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When To Use Mono, Braid or Fluorocarbon

By Craig Ritchie - April 9, 2019
Many anglers prefer to carry multiple outfits spooled with a range of lines, so they always have the ideal combination ready to go.
Buying fishing line used to be easy - you picked the brand, tint and breaking strength you like best, and head for the cash register. There wasn't much more to it.

Not so today, with fishing stores offering braided lines, fluorocarbon lines and monofilament lines in a huge range of sizes, colors, brands and styles - to the point that some anglers are starting to feel they need an engineering degree just to spool up a reel. Here's a simple guide to choosing line so that your next trip to the tackle store is a lot less stressful.

Monofilament

Mono line has been around forever and although it's taken a back seat to newer arrivals in recent years, it's still great stuff and in some situations, is the best stuff to use. Monofilament line floats fairly well and is stiffer than most braids, making it ideal when fishing with topwater baits - especially when using walk-the-dog or stop-and-go presentations. It's also a top choice for fishing with reaction lures like crankbaits or spoons, since it has more stretch than either braid or fluorocarbon and better withstands the shock of a hard hit. By stretching under pressure, mono helps prevent your hook from tearing a hole in a fish's mouth. Mono is also super-easy to use, and it works extremely well with most common types of knots.

The disadvantages to mono are its stretch, which can make long-distance hooksets less certain, and its tendency to dry out and coil when it gets old, at which point it becomes almost impossible to cast.

Its ability to float well makes monofilament the top choice for use with topwater baits.

Braid

Although many anglers think of it as the new kid on the block, braided lines have actually been around longer than monofilament. Braid regained popularity in recent years with the introduction of new fibers like Dyneema, which give it incredible strength for its diameter. It also doesn't stretch at all, so hooksets at long distances are a sure thing. It's also great for use in heavy cover, since it tends to saw its way through vegetation. Braid's lack of stretch also makes it a popular choice when sensitivity counts.

The downside to braid - and it's a huge one - is that the stuff stands out in the water like a rope. Fish can see it easily, which means that unless you're fishing at night or in heavy cover, you will need to tie on a two-foot mono or fluorocarbon leader between the braid and your bait. The other major issue with braid is that many types of knots tied with it tend to slip easily (Palomar knots being the sole exception). Finally, its soft and supple construction means that when you get a backlash with braid, you usually get a whopper - one that can only be resolved with a fillet knife. Ironically, the backlash is one knot that never seems to slip.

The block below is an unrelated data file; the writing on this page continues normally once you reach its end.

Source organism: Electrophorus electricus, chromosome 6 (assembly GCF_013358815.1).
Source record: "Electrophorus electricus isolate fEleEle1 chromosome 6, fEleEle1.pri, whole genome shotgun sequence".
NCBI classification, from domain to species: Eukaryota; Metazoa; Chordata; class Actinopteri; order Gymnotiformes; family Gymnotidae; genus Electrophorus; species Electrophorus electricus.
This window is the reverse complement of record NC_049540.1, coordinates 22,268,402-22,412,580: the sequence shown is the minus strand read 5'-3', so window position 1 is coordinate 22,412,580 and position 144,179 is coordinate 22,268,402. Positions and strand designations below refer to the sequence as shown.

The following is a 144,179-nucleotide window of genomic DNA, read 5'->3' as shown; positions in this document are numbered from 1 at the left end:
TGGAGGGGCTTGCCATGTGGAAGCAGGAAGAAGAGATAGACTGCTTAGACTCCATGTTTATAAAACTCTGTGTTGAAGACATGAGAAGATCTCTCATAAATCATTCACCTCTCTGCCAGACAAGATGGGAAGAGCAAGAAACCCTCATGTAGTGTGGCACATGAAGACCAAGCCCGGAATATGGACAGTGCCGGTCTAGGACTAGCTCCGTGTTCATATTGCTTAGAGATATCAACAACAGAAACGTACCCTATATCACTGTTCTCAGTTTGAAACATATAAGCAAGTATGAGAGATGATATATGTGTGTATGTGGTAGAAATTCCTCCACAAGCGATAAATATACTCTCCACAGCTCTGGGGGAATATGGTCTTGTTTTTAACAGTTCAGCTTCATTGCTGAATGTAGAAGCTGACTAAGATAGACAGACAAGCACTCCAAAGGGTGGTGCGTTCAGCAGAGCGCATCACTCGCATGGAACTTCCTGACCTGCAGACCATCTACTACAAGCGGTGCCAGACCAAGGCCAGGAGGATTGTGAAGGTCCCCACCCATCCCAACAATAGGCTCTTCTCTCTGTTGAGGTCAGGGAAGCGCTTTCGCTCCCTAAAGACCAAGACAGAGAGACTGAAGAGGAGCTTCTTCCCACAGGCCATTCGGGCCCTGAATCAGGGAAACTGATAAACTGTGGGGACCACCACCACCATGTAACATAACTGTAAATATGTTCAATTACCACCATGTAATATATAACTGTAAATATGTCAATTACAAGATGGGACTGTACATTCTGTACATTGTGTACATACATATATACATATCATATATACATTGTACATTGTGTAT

Braided lines offer tremendous strength, but are easy for fish to see in the water.

Fluorocarbon

Fluorocarbon lines exploded onto the fishing scene in the 90s at the height of the finesse presentation era. The big plus to fluorocarbon is that it basically disappears underwater and is extremely difficult for fish to see, making it ideal for fooling heavily-pressured fish.

The problem with fluorocarbon is that it's stiff and it's really expensive. Pure fluorocarbon lines are so stiff they're almost impossible to cast, so pure fluoro is almost always sold as leader material (fluoro lines that come on spools big enough to fill your reel with are almost always a blend of fluoro and mono). It also requires care when tying knots, since if you don't wet the line before pulling the knot tight, it will often fail. Fluorocarbon tends to sink at rest, making it a poor choice for topwater presentations.

With their greater stretch and ability to absorb shock, both monofilament and fluorocarbon are better choices than braid when fishing with reaction baits.

Decisions, Decisions

So what do you buy? Each type of line has its strengths and weaknesses, which is why smart anglers usually carry multiple rods in the boat, some loaded with mono, others with braid or fluorocarbon. When they switch presentations or lures, they simply grab a rod that's loaded up with the kind of line they need so they're always getting the best advantage.

Author Craig Ritchie
Craig Ritchie
Over a near 40-year career as a full-time outdoor writer, Craig Ritchie has fished all over the globe for a variety of freshwater and saltwater species. The author of The Complete Guide To Getting Started In Fishing, he has written thousands of articles for magazines, websites and newspapers worldwide, appeared as a guest on several television fishing programs and won numerous awards for his writing and photography. He lives in the Great Lakes region where great fishing is as close as his own back yard.